Wednesday, December 07, 2005

Goin’ Vertical in Vouvray
Domaine Huet at the Pullman

I asked Monsieur Pinguet (director and chief winemaker at Huet) what was Vouvray? This central Loire appellation, mecca for the Chenin Blanc grape, produces a vast and varied selection of wines which range from banal, over fizzy ‘vin mousseux’ to some of the richest and longest lived white wines in the world. I have always loved Huet, if not for their dedication to both organics and biodynamics well before it could be even construed as a marketing ploy, but even more for the shear purity and elegance of their wines.

Pinguet replied that great Vouvray was all about ‘equilibre’ and ‘verticality.’ I would translate ‘equilibre’ as the tension between acidity and sugar, minerality and fruit, each dancing in perfect harmony with one another, supporting but never overshadowing their partner. The verticality lies in the soil and the sky, from the depths of the roots to the tip of the vines, each working towards building this tension. It’s a man waxing poetic about something that he loves. That’s cool. Again, purity is the word here: no chapitalization, no malo, indigenous yeasts, old wood if wood is used at all, and nominal additions of sulfer. Vinification is the afterthought, it all happens in the vineyard (which seems to run contrary to much of modern winemaking).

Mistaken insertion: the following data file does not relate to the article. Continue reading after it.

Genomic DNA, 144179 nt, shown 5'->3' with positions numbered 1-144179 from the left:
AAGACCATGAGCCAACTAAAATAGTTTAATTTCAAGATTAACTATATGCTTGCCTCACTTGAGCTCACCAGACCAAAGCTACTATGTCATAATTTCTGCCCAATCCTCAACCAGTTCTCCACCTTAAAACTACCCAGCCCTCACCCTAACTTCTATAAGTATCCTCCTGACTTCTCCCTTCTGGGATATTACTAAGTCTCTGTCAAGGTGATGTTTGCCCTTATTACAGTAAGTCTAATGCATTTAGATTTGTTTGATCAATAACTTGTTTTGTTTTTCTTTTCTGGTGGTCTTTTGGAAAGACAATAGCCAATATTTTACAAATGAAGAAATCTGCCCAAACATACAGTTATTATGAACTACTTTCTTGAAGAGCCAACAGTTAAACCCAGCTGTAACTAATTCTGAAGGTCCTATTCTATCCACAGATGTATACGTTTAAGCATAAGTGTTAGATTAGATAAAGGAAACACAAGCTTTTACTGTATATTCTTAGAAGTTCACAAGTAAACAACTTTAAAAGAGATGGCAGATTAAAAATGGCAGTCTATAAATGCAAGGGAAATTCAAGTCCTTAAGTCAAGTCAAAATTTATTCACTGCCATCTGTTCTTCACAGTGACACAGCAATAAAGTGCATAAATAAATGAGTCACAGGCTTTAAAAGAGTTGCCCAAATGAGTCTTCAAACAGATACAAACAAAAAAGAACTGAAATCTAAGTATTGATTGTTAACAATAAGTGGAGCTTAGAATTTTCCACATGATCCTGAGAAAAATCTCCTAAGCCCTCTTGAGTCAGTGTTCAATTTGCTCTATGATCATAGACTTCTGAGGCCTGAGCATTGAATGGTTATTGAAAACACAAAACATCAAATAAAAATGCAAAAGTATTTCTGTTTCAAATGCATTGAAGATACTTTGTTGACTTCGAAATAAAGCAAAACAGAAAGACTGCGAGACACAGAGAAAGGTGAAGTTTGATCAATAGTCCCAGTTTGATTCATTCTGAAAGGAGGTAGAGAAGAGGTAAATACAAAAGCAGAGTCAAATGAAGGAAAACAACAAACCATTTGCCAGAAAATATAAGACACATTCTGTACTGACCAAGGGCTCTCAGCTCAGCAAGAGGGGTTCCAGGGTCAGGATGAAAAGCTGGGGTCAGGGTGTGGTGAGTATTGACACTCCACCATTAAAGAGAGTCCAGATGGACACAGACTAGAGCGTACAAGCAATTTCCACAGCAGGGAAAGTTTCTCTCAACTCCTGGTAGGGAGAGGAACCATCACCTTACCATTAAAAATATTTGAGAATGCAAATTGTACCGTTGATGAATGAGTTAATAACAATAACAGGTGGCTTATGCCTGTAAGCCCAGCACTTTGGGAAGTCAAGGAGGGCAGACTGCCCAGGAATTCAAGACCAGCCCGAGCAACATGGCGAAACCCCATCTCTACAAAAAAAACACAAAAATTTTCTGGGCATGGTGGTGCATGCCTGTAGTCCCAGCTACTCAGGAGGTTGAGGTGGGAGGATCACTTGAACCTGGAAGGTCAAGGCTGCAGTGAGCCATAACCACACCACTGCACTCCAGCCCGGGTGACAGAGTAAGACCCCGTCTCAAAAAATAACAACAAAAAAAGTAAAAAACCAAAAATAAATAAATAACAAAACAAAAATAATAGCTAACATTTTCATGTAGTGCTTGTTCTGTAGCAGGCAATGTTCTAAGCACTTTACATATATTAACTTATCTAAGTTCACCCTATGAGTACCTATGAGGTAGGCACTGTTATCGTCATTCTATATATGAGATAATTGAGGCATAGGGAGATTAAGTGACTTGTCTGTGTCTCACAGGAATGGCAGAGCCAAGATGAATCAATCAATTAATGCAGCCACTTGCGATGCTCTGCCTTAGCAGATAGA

Here’s the rundown.

Vouvray Sec, Le Haut-Lieu 2002 ($39...saq)
Bracing acidity that showed itself through a lemon-lime continuum. As it warmed the fruit softened and ripened. Very mineral and extremely fresh. I would put it in a carafe for an hour or so before drinking it with lightly sauced white fish.

Vouvray Demi-Sec, Le Haut-Lieu 2003 ($39...saq)
Softer fruits at the get go with hints of ripe apricot and kafir lime. The touch of residual sugar softened the acidity allowing the richness of the fruit and the ever present minerality to show themselves. Will do wonders with everything from the sea or as a very classy aperitif.

Vouvray Moelleux, Clos de Bourg 2003 ($47...saq)
A bit big and fat, could be the curse of 2003. I found it lacked a certain complexity and the sweet fruitiness brought me back to super lemon jellies that I ate as kid.

Vouvray Moelleux, Le Haut Lieu-1er Trie 2003 ($68....saq)
No botrytis, just wonderfully zesty over-ripe grapes that became mandarine, clementine and apricot. If water could taste of liquid honey then this is it. Fantastic, exceptional.

Vouvray Moelleux, Le Mont-1er Trie 1996 ($72...saq)
For a 1996 still tastes like it was put in the bottle yesterday. As 1996 was an almost perfect year, the first pass (trie) had both over-ripe and Botrytis grapes. The tension is alive and well here, with mineral notes, a fantastic freshness and a wonderful honeyed grapiness.

Vouvray Sec, Le Haut-Lieu 1982
I found it a bit austere which could have been the shock of going back to dry after the moelleux but even the third and fourth sips didn’t offer up much more. It is done.

Vouvray Sec, Le Clos du Bourg 1961
Brilliant deep golden color. While it was getting a bit scotchy, it still had a fantastic amount of acidity for a 44 year old wine. Bring on the sole marinière.

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